EU Parliament Calls for All Cars to Have Emergency Call Devices by 2018

By Ken Briodagh April 30, 2015

In a new resolution, the European parliament on April 28 decreed that all new car and light van models must have built-in automatic emergency call devices by spring 2018.

These emergency call devices automatically alert rescue services to car crashes, and this new legislation makes it mandatory for all EU member countries to comply by March 31, 2018. Part of the impetus behind the resolution was that road accidents killed more than 25,000 people in the EU in 2014, and these automatic call devices could cut that number by as much as 10 percent a year. 

“Deploying the 112-based eCall in-vehicle emergency system across the EU will help to improve road safety in all 28 member states,” said Olga Sehnalová, EU parliament spokesperson. “The European Parliament has repeatedly stressed that reducing deaths and the severity of injuries on the roads is its priority. eCall as a public service, free of charge for all citizens, irrespective of the type of vehicle or its purchase price, will contribute to this common goal.”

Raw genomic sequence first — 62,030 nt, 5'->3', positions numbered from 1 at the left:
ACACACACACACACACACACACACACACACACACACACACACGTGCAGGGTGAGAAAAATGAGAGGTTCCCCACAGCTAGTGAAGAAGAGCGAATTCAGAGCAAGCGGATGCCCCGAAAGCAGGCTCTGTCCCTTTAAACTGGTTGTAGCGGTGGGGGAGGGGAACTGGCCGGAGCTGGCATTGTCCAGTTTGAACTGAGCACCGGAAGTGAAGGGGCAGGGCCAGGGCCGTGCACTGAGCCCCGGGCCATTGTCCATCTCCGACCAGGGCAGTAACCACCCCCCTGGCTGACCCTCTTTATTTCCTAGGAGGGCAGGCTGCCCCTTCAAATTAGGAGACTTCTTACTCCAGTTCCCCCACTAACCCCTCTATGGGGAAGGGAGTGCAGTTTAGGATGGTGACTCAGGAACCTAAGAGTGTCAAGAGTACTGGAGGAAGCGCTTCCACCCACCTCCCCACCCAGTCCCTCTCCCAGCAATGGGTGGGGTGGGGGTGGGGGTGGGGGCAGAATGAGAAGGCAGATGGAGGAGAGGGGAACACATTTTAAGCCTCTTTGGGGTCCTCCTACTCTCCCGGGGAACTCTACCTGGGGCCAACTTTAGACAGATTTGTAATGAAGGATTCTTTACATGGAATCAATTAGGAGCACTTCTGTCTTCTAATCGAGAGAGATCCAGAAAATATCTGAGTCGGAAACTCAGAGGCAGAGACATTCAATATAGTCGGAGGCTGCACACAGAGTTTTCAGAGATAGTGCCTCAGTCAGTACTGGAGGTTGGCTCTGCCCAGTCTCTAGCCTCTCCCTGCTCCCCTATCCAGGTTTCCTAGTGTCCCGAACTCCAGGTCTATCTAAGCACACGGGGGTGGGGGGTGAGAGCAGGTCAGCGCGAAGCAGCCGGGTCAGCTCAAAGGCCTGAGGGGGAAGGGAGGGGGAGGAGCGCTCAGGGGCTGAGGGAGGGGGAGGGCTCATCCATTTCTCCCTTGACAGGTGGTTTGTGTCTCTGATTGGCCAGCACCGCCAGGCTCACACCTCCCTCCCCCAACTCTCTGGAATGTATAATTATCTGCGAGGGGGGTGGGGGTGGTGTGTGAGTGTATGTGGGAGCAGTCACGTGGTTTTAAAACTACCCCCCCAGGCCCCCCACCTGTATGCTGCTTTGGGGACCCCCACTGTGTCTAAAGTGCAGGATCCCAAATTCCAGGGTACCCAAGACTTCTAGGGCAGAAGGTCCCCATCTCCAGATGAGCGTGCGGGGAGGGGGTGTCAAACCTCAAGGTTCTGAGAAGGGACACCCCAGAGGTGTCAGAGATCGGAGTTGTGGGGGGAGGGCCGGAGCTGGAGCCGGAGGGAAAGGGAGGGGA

The eCall in-vehicle system uses 112 emergency call technology (the European version of 911) to alert emergency services to serious road accidents automatically. With the information relayed about the crash and the vehicles involved, rescue personnel can decide quickly what type and size of operation is needed. That way they can arrive faster, save lives, reduce the severity of injuries and cut the cost of traffic jams.

There will be no vehicle tracking element, in order to protect citizens’ privacy, and in fact under the new rules, the automatic call would give the emergency services only basic minimum data, such as the type of vehicle, the fuel used, time of the accident, exact location and the number of passengers. Any data gathered by emergency centers or service partners cannot be transferred to third parties without explicit consent of the person concerned. Manufacturers will have to guarantee that any data gathered is permanently deleted once it’s no longer needed.

Once the new regulations are in effect for all cars and light vans in 2018, the members of the European Parliament also promised to study the program for three years to determine if eCall devices should be included in vehicles like buses and trucks.

This is a step toward not just safer roads, but automated driving systems that track and control cars remotely. We’ll be watching this program carefully in the years to come. 

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